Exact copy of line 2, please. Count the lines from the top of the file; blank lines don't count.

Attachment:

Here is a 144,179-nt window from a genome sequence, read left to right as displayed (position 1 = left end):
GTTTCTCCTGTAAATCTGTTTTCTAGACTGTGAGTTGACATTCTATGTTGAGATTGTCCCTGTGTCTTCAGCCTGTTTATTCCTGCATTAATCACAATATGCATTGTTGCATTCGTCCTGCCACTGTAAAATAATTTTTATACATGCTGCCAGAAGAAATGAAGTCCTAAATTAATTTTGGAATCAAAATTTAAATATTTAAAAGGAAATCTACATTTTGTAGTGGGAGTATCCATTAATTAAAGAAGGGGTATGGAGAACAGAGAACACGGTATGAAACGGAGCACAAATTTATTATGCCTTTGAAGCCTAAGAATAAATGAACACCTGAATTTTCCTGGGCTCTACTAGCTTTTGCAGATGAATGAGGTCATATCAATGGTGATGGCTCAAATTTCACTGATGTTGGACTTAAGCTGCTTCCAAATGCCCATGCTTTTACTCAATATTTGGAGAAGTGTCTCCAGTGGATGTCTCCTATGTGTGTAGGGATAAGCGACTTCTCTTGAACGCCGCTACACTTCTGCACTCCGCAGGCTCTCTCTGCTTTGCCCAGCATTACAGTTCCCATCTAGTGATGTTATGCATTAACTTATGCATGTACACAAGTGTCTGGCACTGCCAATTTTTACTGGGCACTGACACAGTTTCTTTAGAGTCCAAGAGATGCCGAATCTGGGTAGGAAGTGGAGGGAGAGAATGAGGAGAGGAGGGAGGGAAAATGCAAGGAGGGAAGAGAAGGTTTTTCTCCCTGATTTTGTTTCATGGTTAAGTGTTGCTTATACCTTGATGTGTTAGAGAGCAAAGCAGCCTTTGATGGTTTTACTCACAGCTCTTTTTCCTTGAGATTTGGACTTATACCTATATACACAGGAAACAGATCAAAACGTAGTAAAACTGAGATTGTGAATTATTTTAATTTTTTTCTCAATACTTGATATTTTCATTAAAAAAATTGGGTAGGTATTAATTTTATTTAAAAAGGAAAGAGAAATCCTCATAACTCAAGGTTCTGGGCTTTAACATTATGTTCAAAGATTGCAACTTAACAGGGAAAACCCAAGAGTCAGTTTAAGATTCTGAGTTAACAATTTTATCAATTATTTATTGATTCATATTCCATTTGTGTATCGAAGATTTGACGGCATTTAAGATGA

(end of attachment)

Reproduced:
GTTTCTCCTGTAAATCTGTTTTCTAGACTGTGAGTTGACATTCTATGTTGAGATTGTCCCTGTGTCTTCAGCCTGTTTATTCCTGCATTAATCACAATATGCATTGTTGCATTCGTCCTGCCACTGTAAAATAATTTTTATACATGCTGCCAGAAGAAATGAAGTCCTAAATTAATTTTGGAATCAAAATTTAAATATTTAAAAGGAAATCTACATTTTGTAGTGGGAGTATCCATTAATTAAAGAAGGGGTATGGAGAACAGAGAACACGGTATGAAACGGAGCACAAATTTATTATGCCTTTGAAGCCTAAGAATAAATGAACACCTGAATTTTCCTGGGCTCTACTAGCTTTTGCAGATGAATGAGGTCATATCAATGGTGATGGCTCAAATTTCACTGATGTTGGACTTAAGCTGCTTCCAAATGCCCATGCTTTTACTCAATATTTGGAGAAGTGTCTCCAGTGGATGTCTCCTATGTGTGTAGGGATAAGCGACTTCTCTTGAACGCCGCTACACTTCTGCACTCCGCAGGCTCTCTCTGCTTTGCCCAGCATTACAGTTCCCATCTAGTGATGTTATGCATTAACTTATGCATGTACACAAGTGTCTGGCACTGCCAATTTTTACTGGGCACTGACACAGTTTCTTTAGAGTCCAAGAGATGCCGAATCTGGGTAGGAAGTGGAGGGAGAGAATGAGGAGAGGAGGGAGGGAAAATGCAAGGAGGGAAGAGAAGGTTTTTCTCCCTGATTTTGTTTCATGGTTAAGTGTTGCTTATACCTTGATGTGTTAGAGAGCAAAGCAGCCTTTGATGGTTTTACTCACAGCTCTTTTTCCTTGAGATTTGGACTTATACCTATATACACAGGAAACAGATCAAAACGTAGTAAAACTGAGATTGTGAATTATTTTAATTTTTTTCTCAATACTTGATATTTTCATTAAAAAAATTGGGTAGGTATTAATTTTATTTAAAAAGGAAAGAGAAATCCTCATAACTCAAGGTTCTGGGCTTTAACATTATGTTCAAAGATTGCAACTTAACAGGGAAAACCCAAGAGTCAGTTTAAGATTCTGAGTTAACAATTTTATCAATTATTTATTGATTCATATTCCATTTGTGTATCGAAGATTTGACGGCATTTAAGATGA